CoreOS's Container Security Scanner, Clair, Reaches Production Quality

CoreOS has announced Clair 1.0, the production release of its container security scanner and vulnerability patching app.

Christopher Tozzi, Contributing Editor

March 18, 2016

3 Min Read
One area where CoreOS has been doing important things that Docker has not is security
One area where CoreOS has been doing important things that Docker has not is security.

CoreOS has taken another step toward distinguishing itself in the container ecosystem with the release of Clair 1.0, the production-quality version of its security scanner. But will this truly be enough for CoreOS to stand out from the likes of Docker?

As container companies go, CoreOS is a distant number two. Its name is well known and its software respected, but the company has followed an awkward trajectory — first trying to distribute Docker containers, then producing its own container offering, Rocket (or rkt). The company has arguably done a poor job of moving outside Docker’s shadow.

But the one area where CoreOS has been doing important things that Docker has not is security. In November, the company announced development of a container scanner called Clair, which is designed to detect security vulnerabilities in containers and help developers patch them automatically.

On Friday, CoreOS announced that Clair is now ready for production use. Since November, Clair has evolved to offer better performance through recursive database queries, which CoreOS says improves response time by as much as three magnitudes. Clair 1.0 also features a more extensible RESTful JSON API.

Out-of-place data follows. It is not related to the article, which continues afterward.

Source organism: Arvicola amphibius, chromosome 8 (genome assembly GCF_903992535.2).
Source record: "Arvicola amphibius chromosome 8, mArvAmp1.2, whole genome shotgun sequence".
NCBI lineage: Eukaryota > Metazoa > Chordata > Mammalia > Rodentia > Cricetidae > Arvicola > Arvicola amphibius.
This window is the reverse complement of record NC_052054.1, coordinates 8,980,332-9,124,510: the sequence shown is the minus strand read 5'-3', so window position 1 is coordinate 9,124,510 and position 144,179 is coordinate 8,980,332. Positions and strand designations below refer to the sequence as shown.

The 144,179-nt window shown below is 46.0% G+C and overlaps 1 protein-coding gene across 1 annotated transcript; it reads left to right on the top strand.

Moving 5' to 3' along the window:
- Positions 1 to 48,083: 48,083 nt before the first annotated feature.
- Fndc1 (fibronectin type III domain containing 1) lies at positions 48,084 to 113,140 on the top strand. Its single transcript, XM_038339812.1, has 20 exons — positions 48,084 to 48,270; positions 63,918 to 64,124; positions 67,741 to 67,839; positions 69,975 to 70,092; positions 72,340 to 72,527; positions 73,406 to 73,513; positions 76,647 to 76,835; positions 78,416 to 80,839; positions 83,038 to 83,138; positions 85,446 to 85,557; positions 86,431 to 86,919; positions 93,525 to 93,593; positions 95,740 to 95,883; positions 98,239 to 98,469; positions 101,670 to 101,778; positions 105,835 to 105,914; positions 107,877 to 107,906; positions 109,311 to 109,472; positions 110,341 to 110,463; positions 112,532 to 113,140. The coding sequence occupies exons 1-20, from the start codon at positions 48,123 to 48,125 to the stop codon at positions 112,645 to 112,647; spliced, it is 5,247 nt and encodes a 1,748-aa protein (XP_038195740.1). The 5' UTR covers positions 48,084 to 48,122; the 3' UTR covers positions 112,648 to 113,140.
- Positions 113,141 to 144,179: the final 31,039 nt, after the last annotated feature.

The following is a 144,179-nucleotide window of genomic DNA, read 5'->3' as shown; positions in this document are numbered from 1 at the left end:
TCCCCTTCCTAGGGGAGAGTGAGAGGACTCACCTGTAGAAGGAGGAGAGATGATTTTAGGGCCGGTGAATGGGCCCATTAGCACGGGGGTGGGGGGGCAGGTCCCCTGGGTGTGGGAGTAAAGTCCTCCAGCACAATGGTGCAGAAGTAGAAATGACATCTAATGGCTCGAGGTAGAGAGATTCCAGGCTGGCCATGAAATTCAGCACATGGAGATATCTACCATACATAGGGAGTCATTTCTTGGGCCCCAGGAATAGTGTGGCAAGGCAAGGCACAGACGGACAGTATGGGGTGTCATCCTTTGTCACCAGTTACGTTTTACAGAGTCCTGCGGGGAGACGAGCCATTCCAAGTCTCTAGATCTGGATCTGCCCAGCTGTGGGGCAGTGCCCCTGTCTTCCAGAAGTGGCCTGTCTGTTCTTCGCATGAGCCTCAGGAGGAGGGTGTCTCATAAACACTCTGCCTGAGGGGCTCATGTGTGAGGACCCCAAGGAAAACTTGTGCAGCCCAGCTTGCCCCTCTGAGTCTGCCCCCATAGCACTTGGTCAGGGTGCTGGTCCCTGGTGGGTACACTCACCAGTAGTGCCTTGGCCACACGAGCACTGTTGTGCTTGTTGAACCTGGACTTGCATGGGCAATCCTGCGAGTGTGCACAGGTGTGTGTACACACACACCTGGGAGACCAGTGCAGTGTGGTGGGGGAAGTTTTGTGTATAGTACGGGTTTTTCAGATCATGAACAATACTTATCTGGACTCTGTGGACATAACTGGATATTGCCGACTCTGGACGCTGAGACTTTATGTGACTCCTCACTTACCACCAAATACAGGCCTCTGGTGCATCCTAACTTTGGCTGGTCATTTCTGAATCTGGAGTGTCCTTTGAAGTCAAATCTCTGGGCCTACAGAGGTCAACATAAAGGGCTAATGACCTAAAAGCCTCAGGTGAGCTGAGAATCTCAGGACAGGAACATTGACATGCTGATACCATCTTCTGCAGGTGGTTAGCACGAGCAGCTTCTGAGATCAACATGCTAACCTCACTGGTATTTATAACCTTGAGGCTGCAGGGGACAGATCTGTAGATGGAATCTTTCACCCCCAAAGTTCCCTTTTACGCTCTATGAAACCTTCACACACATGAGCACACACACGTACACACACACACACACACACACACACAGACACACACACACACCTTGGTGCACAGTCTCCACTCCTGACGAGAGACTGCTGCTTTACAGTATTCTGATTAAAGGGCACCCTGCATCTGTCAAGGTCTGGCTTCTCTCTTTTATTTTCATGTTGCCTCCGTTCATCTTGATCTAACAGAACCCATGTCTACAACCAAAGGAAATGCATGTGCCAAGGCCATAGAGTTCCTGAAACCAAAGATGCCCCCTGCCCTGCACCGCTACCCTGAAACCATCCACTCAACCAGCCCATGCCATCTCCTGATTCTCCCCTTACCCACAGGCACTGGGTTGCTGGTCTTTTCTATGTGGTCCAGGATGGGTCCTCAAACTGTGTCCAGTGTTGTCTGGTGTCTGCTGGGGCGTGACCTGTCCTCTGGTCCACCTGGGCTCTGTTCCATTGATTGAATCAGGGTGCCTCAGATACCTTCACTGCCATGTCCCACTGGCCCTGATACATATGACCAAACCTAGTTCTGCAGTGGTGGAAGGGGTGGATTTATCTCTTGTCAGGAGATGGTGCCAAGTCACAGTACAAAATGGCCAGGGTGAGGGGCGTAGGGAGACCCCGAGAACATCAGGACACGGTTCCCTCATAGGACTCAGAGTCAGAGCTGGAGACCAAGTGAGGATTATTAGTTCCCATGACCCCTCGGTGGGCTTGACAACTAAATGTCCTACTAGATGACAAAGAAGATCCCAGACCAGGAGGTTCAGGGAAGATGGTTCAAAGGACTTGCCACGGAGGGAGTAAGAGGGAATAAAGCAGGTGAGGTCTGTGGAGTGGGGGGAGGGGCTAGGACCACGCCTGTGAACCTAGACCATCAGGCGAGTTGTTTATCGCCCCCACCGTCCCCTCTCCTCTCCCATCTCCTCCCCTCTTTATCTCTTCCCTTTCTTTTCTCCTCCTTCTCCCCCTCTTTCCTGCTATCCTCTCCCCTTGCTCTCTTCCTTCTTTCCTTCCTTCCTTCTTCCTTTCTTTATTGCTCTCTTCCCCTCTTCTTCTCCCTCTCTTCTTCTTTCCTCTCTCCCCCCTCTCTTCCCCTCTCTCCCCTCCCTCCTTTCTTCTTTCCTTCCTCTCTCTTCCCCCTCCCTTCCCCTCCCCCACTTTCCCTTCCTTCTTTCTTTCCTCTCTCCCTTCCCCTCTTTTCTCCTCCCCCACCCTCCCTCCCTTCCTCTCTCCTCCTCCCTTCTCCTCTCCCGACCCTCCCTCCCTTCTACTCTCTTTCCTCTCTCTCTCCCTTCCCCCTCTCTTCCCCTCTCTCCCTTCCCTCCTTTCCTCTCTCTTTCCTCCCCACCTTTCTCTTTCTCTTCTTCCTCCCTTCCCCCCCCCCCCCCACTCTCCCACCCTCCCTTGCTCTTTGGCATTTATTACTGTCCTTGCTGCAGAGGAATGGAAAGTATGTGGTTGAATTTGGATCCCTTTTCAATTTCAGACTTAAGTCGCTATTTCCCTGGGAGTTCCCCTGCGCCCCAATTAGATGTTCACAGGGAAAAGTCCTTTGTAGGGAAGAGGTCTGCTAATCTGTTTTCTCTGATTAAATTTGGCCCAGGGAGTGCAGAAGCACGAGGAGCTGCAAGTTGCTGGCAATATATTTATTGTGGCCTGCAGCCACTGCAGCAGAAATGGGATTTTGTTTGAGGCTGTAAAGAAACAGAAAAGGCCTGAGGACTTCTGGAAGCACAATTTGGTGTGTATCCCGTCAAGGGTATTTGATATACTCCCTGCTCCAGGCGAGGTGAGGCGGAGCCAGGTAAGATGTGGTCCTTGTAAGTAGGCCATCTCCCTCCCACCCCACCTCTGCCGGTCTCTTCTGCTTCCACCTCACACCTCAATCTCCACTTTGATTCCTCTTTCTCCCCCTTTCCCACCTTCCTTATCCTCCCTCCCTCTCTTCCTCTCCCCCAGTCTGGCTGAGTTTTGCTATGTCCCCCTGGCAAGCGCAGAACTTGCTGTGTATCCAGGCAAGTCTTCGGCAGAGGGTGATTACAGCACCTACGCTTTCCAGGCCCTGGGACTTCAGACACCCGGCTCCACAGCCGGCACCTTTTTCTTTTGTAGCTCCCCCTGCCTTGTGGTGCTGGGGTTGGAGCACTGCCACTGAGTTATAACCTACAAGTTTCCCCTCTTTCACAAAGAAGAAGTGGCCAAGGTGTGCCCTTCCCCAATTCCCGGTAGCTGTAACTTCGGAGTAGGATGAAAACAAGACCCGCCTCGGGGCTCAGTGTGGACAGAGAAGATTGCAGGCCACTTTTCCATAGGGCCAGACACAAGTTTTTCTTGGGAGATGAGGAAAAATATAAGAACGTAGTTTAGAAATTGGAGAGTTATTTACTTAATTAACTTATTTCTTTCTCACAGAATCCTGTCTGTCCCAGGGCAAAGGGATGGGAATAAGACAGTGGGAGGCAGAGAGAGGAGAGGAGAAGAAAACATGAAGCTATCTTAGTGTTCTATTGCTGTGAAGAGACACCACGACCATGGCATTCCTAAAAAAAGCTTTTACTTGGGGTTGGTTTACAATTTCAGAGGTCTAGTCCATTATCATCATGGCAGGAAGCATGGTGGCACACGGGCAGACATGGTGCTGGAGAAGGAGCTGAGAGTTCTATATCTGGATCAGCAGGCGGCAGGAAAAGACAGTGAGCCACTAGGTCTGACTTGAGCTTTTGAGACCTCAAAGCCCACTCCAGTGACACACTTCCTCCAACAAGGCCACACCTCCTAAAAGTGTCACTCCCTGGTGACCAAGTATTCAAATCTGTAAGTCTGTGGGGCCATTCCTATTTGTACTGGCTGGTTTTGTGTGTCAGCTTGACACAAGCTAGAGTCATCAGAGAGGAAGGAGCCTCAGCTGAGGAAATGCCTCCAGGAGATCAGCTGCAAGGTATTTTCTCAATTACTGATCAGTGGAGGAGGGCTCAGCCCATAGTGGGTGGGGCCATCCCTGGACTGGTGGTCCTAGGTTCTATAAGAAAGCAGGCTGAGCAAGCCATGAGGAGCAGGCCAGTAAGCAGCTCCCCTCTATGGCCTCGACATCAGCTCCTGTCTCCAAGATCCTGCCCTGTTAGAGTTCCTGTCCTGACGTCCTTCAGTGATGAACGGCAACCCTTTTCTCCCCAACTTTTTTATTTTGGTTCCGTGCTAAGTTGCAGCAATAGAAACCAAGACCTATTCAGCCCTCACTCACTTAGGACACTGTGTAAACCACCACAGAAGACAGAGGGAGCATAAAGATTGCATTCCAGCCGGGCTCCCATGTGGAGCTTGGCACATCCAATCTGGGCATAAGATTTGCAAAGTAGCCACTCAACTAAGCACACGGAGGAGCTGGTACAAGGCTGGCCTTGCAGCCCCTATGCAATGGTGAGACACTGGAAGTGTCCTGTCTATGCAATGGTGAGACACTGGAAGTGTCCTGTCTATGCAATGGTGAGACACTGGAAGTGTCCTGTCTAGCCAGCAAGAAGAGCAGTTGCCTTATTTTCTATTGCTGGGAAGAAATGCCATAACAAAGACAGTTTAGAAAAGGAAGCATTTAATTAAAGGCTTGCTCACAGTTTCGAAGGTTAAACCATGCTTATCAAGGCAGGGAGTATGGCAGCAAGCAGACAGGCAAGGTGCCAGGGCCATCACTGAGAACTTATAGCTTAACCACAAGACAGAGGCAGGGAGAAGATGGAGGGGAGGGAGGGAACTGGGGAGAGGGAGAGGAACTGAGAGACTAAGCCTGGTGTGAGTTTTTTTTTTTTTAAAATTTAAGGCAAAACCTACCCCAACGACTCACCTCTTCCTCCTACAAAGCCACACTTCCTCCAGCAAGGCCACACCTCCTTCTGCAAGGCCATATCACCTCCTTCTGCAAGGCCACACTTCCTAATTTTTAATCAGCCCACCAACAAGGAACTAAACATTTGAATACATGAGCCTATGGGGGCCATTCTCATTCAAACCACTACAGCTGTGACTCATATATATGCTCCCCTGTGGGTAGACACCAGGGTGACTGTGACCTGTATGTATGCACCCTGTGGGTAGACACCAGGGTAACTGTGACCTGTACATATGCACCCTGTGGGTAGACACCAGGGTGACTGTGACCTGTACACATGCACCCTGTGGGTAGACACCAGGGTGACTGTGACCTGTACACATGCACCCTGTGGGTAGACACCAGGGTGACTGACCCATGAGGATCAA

Clair has certainly come far in a short time. Back when CoreOS announced the tool in the fall, it was easy to assume that this would be a simple security scanner, which might make some admins feel better about security, but not actually do much to improve cloud performance. It is now clear that that is not the case. By all indications, Clair 1.0 is a sophisticated, robust security tool that is easy to extend and to integrate into different types of environments.

Plus, CoreOS is making good on the biggest selling-point of Clair, which is that the scanner is able not only to detect security issues but also patch them. That’s important, CoreOS says, because the whole point of using containers is to build a flexible, scalable infrastructure. If you have to update software manually whenever security vulnerabilities appear, you lose a lot of nimbleness. But if you can handle security in an automated fashion, you’re getting the most out of your cloud.

Indeed, in a way, Clair is like a cloud orchestration platform, except instead of managing the cloud workload, it handles the security front.

This all said, it remains to be seen whether Clair will prove a compelling enough offering to convince cloud admins to consider CoreOS’s container solution instead of Docker. The latter is much more established in the marketplace. It also has gobs more funding. Plus, you can use Clair to scan Docker containers just as well as you can CoreOS container images — so Clair is not going to force companies to use the entire CoreOS platform just to get a better security and upgrade experience.

But Docker compatibility may be the factor that makes people actually use Clair and, in turn, assures that CoreOS gets its slice of the container space. Docker itself has yet to offer security tools like Clair, or even send a strong message that it takes container security seriously. By filling this gap through Clair, CoreOS is positioning itself to stay relevant — although not to advance adoption of its entire container platform.

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About the Author(s)

Christopher Tozzi

Contributing Editor

Christopher Tozzi started covering the channel for The VAR Guy on a freelance basis in 2008, with an emphasis on open source, Linux, virtualization, SDN, containers, data storage and related topics. He also teaches history at a major university in Washington, D.C. He occasionally combines these interests by writing about the history of software. His book on this topic, “For Fun and Profit: A History of the Free and Open Source Software Revolution,” is forthcoming with MIT Press.

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